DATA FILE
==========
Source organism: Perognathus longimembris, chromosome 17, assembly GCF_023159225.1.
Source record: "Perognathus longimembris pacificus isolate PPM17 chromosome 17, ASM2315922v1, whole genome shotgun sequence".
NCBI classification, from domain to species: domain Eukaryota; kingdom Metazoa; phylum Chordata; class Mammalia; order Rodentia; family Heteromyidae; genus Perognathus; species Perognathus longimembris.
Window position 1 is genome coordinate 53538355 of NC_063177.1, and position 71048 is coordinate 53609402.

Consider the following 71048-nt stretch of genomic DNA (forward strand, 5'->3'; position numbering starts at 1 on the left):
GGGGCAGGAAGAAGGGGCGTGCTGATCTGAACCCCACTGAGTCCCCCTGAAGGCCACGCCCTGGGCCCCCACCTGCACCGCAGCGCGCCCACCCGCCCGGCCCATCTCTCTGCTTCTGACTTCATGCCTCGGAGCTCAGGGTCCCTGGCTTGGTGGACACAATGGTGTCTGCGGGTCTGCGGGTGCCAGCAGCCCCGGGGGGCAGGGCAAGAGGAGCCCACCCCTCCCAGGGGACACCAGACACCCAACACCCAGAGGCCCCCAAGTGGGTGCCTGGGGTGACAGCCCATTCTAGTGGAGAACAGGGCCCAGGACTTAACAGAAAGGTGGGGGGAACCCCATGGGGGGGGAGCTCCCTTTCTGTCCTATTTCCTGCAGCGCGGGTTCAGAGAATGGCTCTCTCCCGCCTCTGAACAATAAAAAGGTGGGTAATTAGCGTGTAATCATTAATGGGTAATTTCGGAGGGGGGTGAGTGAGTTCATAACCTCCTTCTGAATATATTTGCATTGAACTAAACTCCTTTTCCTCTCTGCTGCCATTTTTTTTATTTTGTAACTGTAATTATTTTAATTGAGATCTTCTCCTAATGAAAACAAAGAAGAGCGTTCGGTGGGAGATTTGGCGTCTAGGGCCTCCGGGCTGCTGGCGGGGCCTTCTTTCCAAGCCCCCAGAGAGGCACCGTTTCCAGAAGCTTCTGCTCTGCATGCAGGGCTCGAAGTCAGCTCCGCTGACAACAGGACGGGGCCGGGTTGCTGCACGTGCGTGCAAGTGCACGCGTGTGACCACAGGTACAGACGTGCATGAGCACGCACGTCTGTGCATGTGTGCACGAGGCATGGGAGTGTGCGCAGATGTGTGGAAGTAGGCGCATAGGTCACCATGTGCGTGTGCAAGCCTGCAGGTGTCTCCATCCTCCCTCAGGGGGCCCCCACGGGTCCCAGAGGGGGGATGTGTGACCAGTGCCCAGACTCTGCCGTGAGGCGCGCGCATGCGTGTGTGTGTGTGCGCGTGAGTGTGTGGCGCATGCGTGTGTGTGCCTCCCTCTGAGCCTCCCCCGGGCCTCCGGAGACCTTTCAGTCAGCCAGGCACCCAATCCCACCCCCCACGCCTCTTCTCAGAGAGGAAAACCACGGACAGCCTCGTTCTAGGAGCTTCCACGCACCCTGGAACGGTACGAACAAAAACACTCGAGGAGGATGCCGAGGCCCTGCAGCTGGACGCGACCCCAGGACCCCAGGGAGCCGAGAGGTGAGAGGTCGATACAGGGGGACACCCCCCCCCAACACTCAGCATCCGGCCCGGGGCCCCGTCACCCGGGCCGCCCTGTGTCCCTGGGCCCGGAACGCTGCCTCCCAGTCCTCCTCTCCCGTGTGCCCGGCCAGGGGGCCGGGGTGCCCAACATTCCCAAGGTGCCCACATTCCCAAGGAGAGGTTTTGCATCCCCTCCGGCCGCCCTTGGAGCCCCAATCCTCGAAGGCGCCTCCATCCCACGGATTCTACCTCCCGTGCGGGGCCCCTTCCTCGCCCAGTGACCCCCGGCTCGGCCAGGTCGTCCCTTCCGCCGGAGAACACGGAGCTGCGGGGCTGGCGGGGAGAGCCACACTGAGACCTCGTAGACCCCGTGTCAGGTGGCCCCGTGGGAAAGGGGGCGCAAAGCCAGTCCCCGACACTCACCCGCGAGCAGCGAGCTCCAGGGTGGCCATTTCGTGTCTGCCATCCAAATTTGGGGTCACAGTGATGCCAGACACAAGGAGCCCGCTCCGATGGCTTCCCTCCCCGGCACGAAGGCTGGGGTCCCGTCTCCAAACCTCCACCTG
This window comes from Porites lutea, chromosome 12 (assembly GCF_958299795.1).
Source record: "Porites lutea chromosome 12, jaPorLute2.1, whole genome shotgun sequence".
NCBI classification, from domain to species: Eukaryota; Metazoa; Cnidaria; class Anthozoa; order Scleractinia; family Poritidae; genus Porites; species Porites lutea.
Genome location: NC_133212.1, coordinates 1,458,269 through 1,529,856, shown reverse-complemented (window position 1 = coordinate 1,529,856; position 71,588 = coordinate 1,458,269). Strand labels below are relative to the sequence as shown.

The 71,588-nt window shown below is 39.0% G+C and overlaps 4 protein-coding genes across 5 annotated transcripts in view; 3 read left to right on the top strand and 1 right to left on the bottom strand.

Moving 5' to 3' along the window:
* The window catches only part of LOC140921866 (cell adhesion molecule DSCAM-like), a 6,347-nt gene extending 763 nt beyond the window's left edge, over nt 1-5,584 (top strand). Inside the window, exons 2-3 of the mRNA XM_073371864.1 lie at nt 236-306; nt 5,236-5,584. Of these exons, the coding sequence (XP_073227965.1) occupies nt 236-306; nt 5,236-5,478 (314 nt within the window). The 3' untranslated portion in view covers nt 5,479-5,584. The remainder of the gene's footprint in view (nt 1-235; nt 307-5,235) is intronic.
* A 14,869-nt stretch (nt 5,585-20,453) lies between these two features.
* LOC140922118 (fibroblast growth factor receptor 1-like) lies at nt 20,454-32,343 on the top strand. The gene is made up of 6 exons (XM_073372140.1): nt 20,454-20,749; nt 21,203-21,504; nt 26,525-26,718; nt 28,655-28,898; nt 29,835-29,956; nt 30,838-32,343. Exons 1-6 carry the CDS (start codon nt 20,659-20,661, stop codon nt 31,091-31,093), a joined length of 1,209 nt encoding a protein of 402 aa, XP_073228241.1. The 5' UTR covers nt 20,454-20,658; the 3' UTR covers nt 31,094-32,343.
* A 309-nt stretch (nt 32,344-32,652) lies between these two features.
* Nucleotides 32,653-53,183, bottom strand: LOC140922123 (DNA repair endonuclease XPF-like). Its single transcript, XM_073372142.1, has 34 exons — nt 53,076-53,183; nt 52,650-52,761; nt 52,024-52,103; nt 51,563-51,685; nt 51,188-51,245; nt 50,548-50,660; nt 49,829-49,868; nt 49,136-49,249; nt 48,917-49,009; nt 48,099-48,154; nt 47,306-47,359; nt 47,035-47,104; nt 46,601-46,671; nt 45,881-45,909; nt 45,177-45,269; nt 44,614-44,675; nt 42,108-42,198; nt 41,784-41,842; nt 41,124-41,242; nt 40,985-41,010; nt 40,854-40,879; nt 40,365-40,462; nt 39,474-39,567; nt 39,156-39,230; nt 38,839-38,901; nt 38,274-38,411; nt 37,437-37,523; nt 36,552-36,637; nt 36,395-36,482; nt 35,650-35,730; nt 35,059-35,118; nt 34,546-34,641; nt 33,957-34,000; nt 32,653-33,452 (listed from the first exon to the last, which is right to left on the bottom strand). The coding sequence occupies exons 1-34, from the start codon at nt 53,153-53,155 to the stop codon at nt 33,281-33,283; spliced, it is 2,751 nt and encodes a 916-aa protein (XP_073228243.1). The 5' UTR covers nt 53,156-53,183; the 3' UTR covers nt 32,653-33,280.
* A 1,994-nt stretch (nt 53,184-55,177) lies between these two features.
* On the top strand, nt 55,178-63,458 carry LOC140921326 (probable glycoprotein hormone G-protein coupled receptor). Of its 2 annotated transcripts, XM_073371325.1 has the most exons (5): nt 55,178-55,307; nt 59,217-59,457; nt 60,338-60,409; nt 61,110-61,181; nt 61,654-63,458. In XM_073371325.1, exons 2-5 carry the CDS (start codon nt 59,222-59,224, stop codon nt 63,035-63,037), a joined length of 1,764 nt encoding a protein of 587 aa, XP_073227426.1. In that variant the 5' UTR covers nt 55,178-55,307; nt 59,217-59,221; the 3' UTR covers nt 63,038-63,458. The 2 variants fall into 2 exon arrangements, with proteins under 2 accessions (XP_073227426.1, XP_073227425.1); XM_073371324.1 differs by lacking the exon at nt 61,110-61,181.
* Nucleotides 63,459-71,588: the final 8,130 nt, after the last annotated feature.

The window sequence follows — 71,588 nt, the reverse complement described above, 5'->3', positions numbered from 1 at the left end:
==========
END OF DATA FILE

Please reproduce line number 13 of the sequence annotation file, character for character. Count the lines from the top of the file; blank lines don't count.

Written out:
* The window catches only part of LOC140921866 (cell adhesion molecule DSCAM-like), a 6,347-nt gene extending 763 nt beyond the window's left edge, over nt 1-5,584 (top strand). Inside the window, exons 2-3 of the mRNA XM_073371864.1 lie at nt 236-306; nt 5,236-5,584. Of these exons, the coding sequence (XP_073227965.1) occupies nt 236-306; nt 5,236-5,478 (314 nt within the window). The 3' untranslated portion in view covers nt 5,479-5,584. The remainder of the gene's footprint in view (nt 1-235; nt 307-5,235) is intronic.